As happens sometimes in the natural course of events, we are dealing with two ends of the emotional spectrum at the same time.
First, we join with the rest of the Jewish community, and the world community as a whole, in expressing our profound sadness at the loss of Former Israeli President Shimon Peres, z”l. Of the founders of the State of Israel, Shimon Peres was the last. The town in Poland in which he was born disappeared, as did many in his family, during the Shoah. He left when he was a teenager, and threw himself into the building of his new home, the national home for the Jewish People. He served in the Israel Defense Force, which he himself helped to build. He held virtually every public office that exists in Israel, including two terms as Prime Minister. He won the Nobel Peace Prize, the Congressional Medal of Honor, and accolades on the world stage too numerous to mention. While he led his people in war, he also became a pursuer of peace. His ultimate aspiration was for the peoples of the Middle East to live side by side in peace, security, and mutual respect. He was a friend to the Reform Movement, and in fact his daughter Tzviah and her family are members of Kehillat Beit Daniel, the largest Reform congregation in Tel Aviv.
Of all my memories of Shimon Peres, perhaps the one that has affected me most profoundly is of a speech he gave to a large Jewish group out on Eastern Long Island. He concluded his remarks with the following midrash. I believe it encapsulates the extraordinary humanitarianism of the man.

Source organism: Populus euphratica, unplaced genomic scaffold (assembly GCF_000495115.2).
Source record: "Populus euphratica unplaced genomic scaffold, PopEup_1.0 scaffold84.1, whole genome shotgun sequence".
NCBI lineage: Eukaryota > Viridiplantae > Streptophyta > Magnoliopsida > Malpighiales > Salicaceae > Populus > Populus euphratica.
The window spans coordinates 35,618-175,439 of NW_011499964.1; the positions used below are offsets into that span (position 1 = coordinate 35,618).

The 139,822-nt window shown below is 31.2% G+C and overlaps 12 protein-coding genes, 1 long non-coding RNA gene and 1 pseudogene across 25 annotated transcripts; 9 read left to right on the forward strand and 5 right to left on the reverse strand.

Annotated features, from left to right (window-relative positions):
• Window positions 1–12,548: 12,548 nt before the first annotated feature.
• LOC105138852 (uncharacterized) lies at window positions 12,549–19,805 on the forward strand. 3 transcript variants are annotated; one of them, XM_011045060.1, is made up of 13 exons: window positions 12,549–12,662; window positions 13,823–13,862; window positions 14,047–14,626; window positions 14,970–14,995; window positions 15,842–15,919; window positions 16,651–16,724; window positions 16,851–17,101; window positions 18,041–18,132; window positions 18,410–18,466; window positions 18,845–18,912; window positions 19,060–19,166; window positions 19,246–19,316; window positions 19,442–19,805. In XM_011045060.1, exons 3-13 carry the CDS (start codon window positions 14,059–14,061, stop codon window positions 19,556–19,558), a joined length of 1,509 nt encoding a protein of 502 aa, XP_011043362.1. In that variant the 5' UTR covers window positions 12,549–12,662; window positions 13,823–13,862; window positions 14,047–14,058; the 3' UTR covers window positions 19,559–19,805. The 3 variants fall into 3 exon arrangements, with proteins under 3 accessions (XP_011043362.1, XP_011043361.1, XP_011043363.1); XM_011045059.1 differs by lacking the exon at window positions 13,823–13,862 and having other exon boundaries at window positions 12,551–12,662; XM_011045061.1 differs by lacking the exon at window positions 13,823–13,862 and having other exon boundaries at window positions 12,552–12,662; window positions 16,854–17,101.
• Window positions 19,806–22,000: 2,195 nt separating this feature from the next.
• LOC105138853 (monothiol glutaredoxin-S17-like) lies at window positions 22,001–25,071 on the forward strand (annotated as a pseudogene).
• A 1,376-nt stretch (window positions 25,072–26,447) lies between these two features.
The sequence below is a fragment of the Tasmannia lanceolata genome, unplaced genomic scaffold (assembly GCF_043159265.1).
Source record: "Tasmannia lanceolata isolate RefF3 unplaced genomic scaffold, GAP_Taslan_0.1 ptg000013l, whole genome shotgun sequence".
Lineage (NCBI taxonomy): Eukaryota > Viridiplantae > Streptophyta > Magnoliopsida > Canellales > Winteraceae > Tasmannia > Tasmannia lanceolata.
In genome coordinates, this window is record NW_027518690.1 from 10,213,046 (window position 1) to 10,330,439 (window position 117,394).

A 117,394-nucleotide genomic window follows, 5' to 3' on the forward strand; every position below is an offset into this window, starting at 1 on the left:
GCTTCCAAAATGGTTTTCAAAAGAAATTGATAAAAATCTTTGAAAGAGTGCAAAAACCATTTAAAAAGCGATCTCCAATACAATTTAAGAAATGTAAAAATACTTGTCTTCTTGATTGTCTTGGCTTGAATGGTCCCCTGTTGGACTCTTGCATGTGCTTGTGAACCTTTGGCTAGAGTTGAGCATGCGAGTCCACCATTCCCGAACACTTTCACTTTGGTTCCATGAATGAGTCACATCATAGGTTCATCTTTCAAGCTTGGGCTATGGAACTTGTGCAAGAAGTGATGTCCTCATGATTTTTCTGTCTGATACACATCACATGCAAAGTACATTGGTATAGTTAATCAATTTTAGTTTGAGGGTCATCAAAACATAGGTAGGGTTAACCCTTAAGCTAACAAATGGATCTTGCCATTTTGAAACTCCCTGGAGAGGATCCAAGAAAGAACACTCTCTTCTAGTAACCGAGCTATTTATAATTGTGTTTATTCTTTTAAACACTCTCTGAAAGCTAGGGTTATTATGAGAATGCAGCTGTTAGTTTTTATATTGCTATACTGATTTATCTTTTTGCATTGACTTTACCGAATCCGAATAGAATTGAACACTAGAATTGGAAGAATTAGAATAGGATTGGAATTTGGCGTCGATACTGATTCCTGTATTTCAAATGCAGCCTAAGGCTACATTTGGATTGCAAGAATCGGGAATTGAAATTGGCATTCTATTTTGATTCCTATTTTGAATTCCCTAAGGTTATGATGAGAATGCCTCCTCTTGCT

A rabbi once asked his students, “How do we know when the night is over, and the day has begun?” One student said, “When we can distinguish from afar between a goat and a lamb, the night is over, the day has begun.” Another student said, “When you can distinguish between an olive tree and a fig tree, the night is over, the day begun.” The rabbi kept silent, and the students turned to him and asked, “Rabbi, what is your indication?” He looked at them and answered, “When you meet a woman, whether black or white, and you say, `You are my sister;’ when you meet a man, whether rich or poor, and you say, `You are my brother,’ then, the night is over, the day begun.”
Zecher Tzaddik Liv’rachah – May the memory of the righteous be for a blessing.
But now, as I am certain President Peres would have wanted, we also turn to the Days of Awe, which are virtually upon us. As we move into our New Year on Sunday Evening and Monday, Rosh Hashanah, I know that I speak for the entire staff and leadership of Union Temple in wishing all of you, and your families and friends, good health, much sweetness, and all good things in the New Year of 5777. L’shanah Tovah Tikateivu V’teichateimu – May you be inscribed and sealed for blessing in the Book of Life.